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What are we each entitled to in our divorce settlement?

What does the law say about how to split the house, how to share pensions and other assets, and how much maintenance is payable.

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The four basic steps to reaching an agreement on divorce finances are: disclosure, getting advice, negotiating and implementing a Consent Order.

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Elp !! URGENT Answer needed !!!

  • Louise11
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31 May 07 #494 by Louise11
Reply from Louise11
Hi Dobbs,

I forgot to mention, the dad!!

I beleive the best thing to do is stay with the mediation, not that i have any experience in the mediation side of things at all. But financially i think its best all round.

The thing i would be doing is.......

1) Write a list of all assets and debts that you jointly own. Show your wages and hers ect ect, show what you can afford and what she can afford. You know as in short, medium and long term plan.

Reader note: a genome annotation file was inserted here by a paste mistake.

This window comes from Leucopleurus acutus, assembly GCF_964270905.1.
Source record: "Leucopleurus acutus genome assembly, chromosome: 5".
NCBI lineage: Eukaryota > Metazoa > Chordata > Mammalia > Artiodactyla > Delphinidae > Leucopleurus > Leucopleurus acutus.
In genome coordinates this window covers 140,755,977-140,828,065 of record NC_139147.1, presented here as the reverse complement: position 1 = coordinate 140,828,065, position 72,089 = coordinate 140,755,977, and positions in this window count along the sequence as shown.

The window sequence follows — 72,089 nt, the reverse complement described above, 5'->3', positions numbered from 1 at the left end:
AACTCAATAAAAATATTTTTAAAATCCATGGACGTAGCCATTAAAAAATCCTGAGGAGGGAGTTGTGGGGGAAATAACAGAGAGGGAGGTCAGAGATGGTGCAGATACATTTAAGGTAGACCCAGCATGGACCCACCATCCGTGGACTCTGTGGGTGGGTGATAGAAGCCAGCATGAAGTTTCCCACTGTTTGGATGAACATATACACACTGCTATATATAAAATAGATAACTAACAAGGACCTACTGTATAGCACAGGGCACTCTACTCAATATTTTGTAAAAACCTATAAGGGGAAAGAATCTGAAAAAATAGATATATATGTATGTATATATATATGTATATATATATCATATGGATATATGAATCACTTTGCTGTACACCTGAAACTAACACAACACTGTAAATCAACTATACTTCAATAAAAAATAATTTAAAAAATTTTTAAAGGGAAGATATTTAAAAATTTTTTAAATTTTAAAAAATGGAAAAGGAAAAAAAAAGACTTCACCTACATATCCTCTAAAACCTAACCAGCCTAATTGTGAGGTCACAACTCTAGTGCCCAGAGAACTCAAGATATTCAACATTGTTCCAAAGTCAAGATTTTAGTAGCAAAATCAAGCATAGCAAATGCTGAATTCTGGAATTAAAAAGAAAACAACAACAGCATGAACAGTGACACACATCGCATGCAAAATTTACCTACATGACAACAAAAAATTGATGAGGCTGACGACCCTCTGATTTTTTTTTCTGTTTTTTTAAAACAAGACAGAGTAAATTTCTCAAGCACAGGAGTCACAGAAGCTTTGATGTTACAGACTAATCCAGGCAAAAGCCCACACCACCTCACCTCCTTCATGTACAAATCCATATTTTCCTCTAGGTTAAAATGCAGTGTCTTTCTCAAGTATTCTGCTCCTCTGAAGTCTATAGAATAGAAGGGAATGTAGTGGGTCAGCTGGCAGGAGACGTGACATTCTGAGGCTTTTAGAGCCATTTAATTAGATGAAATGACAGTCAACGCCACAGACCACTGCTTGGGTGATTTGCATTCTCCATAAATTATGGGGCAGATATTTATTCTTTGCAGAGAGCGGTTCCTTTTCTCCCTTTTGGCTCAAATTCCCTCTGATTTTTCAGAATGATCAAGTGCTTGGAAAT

2) Asking her to sit down and go through it all with her.
tell her her dad can be there too, to show your not trying anything underhanded.

3) Find a website and print off anything that shows the costs that can accure if you both go down the fighting path. (show her that any assets you both have will all definately go!) My partners ex has had to sign her house over to her solicitors now, as its 2 years down the line and she owes them 30k, all the profit she had in her house!)

Try and keep trying to mediate, but always ask her to bring someone i.e. her dad in any dealings to show you are not trying to rip her off in any way shape or form. Be as open and honest as you can.

My 1st husband and i did that, we had a piece of paper in front of us, showing exactly what we were worth, we both came up with an agreement that suited us both and we decided to keep our assets instead of giving them away to some rich solicitor as we had worked mega hard over the years for our assets. (he went to see one for the "FREE" half hour consultation and ended up writing a cheque out to her from our JOINT bank account for £600 and she wrote me a nasty letter, which i knew my husband would never have agreed with. It just so turns out that when i showed him the letter he realised that it would all turn very bitter if he went down that path.